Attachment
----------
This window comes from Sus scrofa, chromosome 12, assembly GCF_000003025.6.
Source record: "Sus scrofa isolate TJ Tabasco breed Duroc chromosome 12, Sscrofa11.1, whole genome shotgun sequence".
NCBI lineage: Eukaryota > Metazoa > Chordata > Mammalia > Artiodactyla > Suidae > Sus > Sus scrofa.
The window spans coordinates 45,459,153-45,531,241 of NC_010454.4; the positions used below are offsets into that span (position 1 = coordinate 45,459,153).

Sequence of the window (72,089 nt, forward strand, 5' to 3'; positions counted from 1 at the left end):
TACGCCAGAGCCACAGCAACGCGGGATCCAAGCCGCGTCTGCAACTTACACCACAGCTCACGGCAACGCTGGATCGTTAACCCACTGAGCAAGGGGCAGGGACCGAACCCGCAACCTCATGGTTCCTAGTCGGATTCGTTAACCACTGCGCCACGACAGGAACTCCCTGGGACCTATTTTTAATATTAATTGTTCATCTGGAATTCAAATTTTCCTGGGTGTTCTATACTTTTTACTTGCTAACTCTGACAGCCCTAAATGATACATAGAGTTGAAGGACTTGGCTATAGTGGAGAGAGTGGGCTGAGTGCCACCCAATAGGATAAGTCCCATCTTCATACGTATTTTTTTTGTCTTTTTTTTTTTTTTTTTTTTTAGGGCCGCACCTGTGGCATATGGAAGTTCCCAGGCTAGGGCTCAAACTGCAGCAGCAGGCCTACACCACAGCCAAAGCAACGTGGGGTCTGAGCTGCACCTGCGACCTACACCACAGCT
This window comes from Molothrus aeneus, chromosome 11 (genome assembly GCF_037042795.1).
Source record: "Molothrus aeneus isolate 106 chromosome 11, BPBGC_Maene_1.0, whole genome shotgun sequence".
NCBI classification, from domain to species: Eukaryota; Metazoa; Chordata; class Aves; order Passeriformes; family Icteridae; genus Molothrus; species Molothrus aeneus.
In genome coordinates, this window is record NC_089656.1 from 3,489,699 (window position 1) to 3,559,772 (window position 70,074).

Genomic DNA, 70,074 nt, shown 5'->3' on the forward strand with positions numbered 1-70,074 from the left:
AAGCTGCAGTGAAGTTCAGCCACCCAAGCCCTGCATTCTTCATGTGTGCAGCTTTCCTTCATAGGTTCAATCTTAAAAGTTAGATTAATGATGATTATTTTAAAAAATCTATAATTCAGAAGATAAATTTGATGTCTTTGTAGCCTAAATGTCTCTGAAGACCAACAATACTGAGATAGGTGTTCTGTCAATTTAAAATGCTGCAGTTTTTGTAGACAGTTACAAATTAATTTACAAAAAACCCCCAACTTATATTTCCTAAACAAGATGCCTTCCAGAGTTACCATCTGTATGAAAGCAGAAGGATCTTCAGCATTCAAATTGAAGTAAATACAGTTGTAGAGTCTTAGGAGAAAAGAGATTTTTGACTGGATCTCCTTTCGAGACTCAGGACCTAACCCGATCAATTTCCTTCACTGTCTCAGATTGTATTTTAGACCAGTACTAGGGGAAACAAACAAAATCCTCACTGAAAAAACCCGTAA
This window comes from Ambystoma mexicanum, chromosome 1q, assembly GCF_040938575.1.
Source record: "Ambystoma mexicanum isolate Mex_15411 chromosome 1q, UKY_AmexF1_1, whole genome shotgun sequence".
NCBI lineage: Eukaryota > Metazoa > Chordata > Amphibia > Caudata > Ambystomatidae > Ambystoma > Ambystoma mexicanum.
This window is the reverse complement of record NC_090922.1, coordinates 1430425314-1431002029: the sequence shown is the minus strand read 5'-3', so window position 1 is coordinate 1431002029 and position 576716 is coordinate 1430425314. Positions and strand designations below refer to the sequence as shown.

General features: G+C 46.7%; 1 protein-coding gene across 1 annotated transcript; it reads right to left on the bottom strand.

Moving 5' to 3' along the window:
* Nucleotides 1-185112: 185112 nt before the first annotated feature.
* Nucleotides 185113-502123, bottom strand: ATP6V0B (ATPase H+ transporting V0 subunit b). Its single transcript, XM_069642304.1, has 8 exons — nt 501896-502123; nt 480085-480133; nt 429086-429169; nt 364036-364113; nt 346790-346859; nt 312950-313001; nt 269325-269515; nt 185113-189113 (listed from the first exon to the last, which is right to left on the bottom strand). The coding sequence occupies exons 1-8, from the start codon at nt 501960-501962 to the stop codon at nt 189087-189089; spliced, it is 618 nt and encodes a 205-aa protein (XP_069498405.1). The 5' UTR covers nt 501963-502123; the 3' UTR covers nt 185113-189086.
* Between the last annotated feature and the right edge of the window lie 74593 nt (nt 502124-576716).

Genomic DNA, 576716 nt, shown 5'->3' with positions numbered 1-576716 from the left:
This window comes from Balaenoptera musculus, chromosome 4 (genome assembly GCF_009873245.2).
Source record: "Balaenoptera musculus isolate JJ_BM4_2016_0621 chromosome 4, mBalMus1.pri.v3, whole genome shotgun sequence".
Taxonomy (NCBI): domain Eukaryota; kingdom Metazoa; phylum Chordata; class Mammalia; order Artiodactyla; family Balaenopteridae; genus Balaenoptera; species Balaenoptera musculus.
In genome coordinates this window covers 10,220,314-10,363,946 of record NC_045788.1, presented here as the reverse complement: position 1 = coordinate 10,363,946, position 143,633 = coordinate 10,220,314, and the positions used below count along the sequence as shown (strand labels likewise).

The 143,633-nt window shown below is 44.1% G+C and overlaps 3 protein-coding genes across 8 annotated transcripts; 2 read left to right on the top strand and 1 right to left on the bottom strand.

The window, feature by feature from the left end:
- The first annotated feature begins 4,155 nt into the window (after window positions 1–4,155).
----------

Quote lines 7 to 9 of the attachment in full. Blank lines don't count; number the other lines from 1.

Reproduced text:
This window comes from Molothrus aeneus, chromosome 11 (genome assembly GCF_037042795.1).
Source record: "Molothrus aeneus isolate 106 chromosome 11, BPBGC_Maene_1.0, whole genome shotgun sequence".
NCBI classification, from domain to species: Eukaryota; Metazoa; Chordata; class Aves; order Passeriformes; family Icteridae; genus Molothrus; species Molothrus aeneus.